Note that the ETC/foetal age method, and/or using ultrasound will both give an accurate dating of the age of the pregnancy and the foetus, the other will be out by two weeks, or more if a woman has a long cycle.

    • genegeek says

      Hi Michelle. I think we are circling around the same things. I agree with what you said about dating pregnancy – your quotes are what I was trying to say in the post.
      In relation to Arizona being two weeks earlier, we will have to agree to disagree. In every state and country that I’ve worked in, the date of a pregnancy used for terminations is gestational. If there is better dating from an ultrasound, the gestational age is adjusted. (I have never worked in Georgia – but if they are using gestational age in the definition, it means from the LMP, perhaps adjusted due to ultrasound findings.)
      There are MANY things wrong with Arizona’s recent laws re: women. In my experience, the dating isn’t more stringent but some of the other language and inclusions are. For example, including the non-fact that abortion leads to psychological damage. Dr. Jen Gunter does a better job with this part: http://drjengunter.wordpress.com/2012/03/30/mother-jones-gets-facts-mixed-up-in-latest-abortion-article-and-why-it-matters/

  6. Darci says

    At the risk of sounding completely uneducated, here it goes:

    My last cycle started Feb 9, my cycle is 31 days, I had what appeared to be implantation bleeding Feb 21-22, and I am now two days late. However, I am still trying to calculate the date of conception. Can anyone help clarify for me? Thanks!

    • says

      Implantation happens 7-10 days after conception, which would mean that conception would have taken place between the 11th and 14th. Just 2-5 days after start of menses? That seems rather unlikely, but as a mere amateur I can’t say it’s impossible.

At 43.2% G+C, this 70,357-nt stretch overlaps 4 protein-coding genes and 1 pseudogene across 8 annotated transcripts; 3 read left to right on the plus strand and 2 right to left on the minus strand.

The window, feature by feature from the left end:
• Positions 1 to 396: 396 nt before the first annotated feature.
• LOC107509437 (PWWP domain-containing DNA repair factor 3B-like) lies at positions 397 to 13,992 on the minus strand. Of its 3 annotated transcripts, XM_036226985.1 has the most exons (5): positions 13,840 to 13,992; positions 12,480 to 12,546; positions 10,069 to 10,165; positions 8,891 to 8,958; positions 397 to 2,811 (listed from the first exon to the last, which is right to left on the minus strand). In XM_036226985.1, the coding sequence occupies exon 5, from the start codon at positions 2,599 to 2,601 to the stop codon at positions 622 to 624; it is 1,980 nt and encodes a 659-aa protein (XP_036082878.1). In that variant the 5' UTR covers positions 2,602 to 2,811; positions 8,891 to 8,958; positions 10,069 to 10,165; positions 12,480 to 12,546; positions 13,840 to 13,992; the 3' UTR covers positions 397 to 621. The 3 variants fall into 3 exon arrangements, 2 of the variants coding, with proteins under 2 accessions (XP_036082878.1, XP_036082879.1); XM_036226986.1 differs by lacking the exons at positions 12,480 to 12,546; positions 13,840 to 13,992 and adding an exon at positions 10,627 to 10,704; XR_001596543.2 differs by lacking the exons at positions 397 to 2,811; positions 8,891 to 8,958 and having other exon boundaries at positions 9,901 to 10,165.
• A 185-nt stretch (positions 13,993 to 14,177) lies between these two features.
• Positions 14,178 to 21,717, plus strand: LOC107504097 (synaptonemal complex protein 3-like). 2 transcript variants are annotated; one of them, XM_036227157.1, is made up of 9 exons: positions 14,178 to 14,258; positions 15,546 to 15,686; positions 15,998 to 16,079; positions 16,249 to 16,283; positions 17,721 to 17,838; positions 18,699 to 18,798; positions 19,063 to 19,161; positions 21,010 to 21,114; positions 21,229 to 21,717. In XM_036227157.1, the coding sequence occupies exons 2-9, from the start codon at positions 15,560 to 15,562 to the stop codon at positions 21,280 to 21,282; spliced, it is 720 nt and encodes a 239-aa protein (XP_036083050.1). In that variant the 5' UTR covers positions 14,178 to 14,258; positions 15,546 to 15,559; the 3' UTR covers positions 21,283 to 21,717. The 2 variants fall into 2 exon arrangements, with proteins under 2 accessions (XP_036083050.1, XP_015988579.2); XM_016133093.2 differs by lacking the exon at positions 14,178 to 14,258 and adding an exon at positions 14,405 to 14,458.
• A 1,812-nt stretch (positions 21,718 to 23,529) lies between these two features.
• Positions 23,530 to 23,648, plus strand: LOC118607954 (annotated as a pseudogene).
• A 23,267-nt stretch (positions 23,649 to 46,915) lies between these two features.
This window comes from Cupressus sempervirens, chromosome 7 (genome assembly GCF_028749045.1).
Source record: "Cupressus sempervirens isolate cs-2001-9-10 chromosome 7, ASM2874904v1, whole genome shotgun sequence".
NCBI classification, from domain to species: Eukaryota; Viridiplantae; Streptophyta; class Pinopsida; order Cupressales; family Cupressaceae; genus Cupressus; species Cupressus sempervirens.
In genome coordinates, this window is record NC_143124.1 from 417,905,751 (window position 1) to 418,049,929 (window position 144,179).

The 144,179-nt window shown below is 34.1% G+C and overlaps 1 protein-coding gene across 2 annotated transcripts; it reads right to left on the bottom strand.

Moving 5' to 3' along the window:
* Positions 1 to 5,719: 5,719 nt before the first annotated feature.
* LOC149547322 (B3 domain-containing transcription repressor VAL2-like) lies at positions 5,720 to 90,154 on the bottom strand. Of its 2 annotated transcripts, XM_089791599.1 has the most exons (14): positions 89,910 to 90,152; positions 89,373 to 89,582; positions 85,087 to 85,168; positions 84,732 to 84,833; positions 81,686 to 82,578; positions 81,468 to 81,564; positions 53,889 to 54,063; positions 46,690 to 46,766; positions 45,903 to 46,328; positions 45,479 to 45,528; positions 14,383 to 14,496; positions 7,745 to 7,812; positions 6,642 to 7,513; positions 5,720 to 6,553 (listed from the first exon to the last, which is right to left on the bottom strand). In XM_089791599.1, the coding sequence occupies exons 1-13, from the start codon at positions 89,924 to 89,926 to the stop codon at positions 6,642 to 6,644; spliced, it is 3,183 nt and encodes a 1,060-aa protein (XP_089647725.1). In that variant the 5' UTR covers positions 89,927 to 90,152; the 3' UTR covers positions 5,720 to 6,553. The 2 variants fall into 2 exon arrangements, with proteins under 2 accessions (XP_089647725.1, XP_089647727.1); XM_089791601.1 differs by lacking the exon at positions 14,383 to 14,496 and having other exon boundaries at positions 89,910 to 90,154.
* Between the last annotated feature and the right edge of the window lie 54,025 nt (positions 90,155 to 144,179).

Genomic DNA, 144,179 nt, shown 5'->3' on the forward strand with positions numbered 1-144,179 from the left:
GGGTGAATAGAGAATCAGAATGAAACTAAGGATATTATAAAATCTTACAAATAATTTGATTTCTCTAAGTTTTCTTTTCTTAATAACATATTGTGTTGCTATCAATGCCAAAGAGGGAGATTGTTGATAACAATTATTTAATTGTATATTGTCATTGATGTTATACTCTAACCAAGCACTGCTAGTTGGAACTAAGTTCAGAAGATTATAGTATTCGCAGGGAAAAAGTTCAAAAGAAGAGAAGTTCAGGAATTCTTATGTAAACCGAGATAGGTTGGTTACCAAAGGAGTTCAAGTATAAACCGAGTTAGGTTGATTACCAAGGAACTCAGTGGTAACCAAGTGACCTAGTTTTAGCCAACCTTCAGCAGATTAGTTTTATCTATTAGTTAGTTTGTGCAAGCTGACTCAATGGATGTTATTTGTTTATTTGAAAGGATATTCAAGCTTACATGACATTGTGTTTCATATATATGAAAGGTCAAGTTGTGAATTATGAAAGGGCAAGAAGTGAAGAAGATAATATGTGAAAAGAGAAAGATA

Pardon the intrusive question, but when did you have intercourse? The bleeding may only be from that. Also, is your cycle always 31 days, or is that just an average? Even if the bleeding was just a side effect of intercourse (or something else not related to implantation), you might still be pregnant. Two days late is iffy as evidence goes. Assuming a 14-day luteal phase, and a 31-day cycle, that’s just 16 days past ovulation. Fertility awareness methods (such as found in the excellent book “Taking Charge of Your Fertility”) state that pregnancy is highly likely once 18 days past ovulation is reached. Technically, they refer to 18 high temperatures, but you haven’t mentioned tracking that.

      If you’re not pregnant, it’s possible that something caused ovulation to be delayed. That wouldn’t change the length of the luteal phase, though, so your cycle would just be longer by however many days ovulation was delayed. Stress can delay ovulation. Have you been under any stress lately? Move? Change jobs? Something else?

      I wouldn’t be surprised if there’s something I missed, but those are the possibilities that come to the mind of this amateur. :)

  7. genegeek says

    In general, the second part of the menstrual cycle (luteal phase = between ovulation and menses) is fixed at 14 days. So you should have ovulated around 17 days after Feb. 9 (or 26th). But this is an average so you may be different – and that bleeding on 21/22 may have been implantation. How’s that for a non-answer?
    I wish I could give you something definite but most dating is estimates, based on averages seen for women in general. If you want to share more information that you don’t want to leave in the comments, you can always use the contact form (in the footer).

    • genegeek says

      The scans are usually pretty accurate. Sometimes women don’t realize that they are pregnant because the first missed period is just lighter instead of missing – so they are 4 weeks more pregnant than they thought. (I hope that makes sense)

Any comments? Please play nice.